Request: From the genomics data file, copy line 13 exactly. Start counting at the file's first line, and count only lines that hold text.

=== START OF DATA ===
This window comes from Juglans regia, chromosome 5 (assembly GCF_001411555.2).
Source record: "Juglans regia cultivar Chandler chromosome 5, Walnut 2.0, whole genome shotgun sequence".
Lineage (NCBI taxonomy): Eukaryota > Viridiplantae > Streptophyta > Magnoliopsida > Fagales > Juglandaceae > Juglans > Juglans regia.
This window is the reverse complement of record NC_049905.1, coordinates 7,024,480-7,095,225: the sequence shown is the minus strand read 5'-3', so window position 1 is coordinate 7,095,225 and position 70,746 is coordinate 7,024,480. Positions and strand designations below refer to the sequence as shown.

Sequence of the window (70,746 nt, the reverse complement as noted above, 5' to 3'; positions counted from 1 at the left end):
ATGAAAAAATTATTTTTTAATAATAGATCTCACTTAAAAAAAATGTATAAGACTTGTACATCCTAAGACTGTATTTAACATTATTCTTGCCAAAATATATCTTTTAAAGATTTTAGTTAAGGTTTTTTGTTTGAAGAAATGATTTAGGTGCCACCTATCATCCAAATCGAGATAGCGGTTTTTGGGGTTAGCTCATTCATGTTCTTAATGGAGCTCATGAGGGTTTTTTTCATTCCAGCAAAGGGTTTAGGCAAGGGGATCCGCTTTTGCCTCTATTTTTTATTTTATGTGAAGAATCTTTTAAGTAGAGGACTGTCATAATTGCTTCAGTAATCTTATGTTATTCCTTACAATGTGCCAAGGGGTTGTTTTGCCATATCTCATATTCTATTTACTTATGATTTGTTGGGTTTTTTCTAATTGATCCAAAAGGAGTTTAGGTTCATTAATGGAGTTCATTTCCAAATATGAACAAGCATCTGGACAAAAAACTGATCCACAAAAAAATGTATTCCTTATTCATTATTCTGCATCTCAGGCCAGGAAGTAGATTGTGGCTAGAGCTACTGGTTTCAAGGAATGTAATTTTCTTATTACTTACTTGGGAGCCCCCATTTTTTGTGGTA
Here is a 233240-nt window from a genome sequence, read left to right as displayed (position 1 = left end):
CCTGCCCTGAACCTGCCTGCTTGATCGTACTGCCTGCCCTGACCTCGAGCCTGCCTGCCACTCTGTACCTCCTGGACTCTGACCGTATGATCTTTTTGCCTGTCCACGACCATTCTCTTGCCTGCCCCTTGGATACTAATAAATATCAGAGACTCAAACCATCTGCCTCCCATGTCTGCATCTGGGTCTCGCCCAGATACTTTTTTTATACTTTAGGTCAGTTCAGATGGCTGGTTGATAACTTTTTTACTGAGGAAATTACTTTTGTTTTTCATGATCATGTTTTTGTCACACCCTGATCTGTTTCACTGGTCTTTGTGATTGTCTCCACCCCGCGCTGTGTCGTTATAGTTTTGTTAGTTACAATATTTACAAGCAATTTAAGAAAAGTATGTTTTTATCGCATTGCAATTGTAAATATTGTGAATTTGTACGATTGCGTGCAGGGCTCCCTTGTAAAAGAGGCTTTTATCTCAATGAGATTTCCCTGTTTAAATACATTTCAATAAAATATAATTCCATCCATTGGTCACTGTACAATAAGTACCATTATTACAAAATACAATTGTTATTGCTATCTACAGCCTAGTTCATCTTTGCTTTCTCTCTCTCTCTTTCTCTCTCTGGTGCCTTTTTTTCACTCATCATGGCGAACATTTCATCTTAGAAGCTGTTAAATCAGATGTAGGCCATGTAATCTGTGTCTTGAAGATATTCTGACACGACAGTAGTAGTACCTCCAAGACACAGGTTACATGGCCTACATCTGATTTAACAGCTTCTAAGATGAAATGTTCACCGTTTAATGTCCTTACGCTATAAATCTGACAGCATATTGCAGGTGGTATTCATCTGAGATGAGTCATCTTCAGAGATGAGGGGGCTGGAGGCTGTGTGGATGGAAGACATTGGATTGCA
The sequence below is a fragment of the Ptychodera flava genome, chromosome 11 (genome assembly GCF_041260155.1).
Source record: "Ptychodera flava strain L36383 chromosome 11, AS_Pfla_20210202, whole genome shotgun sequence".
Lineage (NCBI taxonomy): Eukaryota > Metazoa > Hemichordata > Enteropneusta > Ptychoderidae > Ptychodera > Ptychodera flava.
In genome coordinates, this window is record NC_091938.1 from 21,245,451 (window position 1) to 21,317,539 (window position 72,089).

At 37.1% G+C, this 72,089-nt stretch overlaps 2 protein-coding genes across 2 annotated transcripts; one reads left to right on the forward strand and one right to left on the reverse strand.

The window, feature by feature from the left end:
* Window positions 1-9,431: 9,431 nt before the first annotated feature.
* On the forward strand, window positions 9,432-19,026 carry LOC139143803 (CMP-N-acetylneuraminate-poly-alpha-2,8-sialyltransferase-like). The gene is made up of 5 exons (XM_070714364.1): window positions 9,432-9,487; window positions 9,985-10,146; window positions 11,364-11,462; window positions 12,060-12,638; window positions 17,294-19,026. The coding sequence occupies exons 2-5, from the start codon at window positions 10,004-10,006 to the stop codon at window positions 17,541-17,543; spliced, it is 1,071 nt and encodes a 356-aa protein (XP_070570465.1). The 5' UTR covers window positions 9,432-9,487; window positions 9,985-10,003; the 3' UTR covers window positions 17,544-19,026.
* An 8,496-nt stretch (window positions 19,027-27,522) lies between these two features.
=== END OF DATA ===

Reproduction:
At 37.1% G+C, this 72,089-nt stretch overlaps 2 protein-coding genes across 2 annotated transcripts; one reads left to right on the forward strand and one right to left on the reverse strand.